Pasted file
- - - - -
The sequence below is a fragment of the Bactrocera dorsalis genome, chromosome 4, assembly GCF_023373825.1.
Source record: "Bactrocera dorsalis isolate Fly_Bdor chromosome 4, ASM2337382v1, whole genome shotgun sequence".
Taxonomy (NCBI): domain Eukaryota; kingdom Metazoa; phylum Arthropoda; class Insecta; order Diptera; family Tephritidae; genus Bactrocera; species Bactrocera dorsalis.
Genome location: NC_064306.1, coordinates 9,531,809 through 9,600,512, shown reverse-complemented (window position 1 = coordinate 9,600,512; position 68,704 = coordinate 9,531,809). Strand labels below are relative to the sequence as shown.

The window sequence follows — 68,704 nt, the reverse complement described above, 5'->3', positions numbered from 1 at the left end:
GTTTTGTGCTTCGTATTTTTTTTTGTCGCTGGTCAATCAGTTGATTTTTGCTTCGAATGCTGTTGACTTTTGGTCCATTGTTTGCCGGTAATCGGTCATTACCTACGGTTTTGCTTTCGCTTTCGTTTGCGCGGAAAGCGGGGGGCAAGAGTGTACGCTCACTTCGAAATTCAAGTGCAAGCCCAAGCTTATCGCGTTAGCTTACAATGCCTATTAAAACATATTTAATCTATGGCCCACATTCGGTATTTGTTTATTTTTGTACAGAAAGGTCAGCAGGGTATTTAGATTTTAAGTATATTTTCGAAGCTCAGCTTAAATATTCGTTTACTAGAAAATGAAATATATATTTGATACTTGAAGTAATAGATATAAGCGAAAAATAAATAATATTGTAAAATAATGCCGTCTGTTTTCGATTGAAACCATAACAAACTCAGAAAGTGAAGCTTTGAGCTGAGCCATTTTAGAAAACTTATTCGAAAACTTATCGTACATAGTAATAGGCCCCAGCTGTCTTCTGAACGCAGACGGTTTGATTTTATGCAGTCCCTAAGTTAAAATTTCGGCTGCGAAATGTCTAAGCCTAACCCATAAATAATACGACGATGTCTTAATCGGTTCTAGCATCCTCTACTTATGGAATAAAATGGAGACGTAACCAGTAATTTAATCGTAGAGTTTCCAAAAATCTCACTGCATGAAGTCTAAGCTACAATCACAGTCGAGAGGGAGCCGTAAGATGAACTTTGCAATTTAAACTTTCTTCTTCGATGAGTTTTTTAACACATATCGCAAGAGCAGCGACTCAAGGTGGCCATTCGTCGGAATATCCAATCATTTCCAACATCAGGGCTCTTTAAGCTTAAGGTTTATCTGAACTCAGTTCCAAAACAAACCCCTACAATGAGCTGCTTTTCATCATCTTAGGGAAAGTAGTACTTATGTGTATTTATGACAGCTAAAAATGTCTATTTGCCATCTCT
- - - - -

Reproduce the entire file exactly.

The sequence below is a fragment of the Bactrocera dorsalis genome, chromosome 4, assembly GCF_023373825.1.
Source record: "Bactrocera dorsalis isolate Fly_Bdor chromosome 4, ASM2337382v1, whole genome shotgun sequence".
Taxonomy (NCBI): domain Eukaryota; kingdom Metazoa; phylum Arthropoda; class Insecta; order Diptera; family Tephritidae; genus Bactrocera; species Bactrocera dorsalis.
Genome location: NC_064306.1, coordinates 9,531,809 through 9,600,512, shown reverse-complemented (window position 1 = coordinate 9,600,512; position 68,704 = coordinate 9,531,809). Strand labels below are relative to the sequence as shown.

The window sequence follows — 68,704 nt, the reverse complement described above, 5'->3', positions numbered from 1 at the left end:
GTTTTGTGCTTCGTATTTTTTTTTGTCGCTGGTCAATCAGTTGATTTTTGCTTCGAATGCTGTTGACTTTTGGTCCATTGTTTGCCGGTAATCGGTCATTACCTACGGTTTTGCTTTCGCTTTCGTTTGCGCGGAAAGCGGGGGGCAAGAGTGTACGCTCACTTCGAAATTCAAGTGCAAGCCCAAGCTTATCGCGTTAGCTTACAATGCCTATTAAAACATATTTAATCTATGGCCCACATTCGGTATTTGTTTATTTTTGTACAGAAAGGTCAGCAGGGTATTTAGATTTTAAGTATATTTTCGAAGCTCAGCTTAAATATTCGTTTACTAGAAAATGAAATATATATTTGATACTTGAAGTAATAGATATAAGCGAAAAATAAATAATATTGTAAAATAATGCCGTCTGTTTTCGATTGAAACCATAACAAACTCAGAAAGTGAAGCTTTGAGCTGAGCCATTTTAGAAAACTTATTCGAAAACTTATCGTACATAGTAATAGGCCCCAGCTGTCTTCTGAACGCAGACGGTTTGATTTTATGCAGTCCCTAAGTTAAAATTTCGGCTGCGAAATGTCTAAGCCTAACCCATAAATAATACGACGATGTCTTAATCGGTTCTAGCATCCTCTACTTATGGAATAAAATGGAGACGTAACCAGTAATTTAATCGTAGAGTTTCCAAAAATCTCACTGCATGAAGTCTAAGCTACAATCACAGTCGAGAGGGAGCCGTAAGATGAACTTTGCAATTTAAACTTTCTTCTTCGATGAGTTTTTTAACACATATCGCAAGAGCAGCGACTCAAGGTGGCCATTCGTCGGAATATCCAATCATTTCCAACATCAGGGCTCTTTAAGCTTAAGGTTTATCTGAACTCAGTTCCAAAACAAACCCCTACAATGAGCTGCTTTTCATCATCTTAGGGAAAGTAGTACTTATGTGTATTTATGACAGCTAAAAATGTCTATTTGCCATCTCT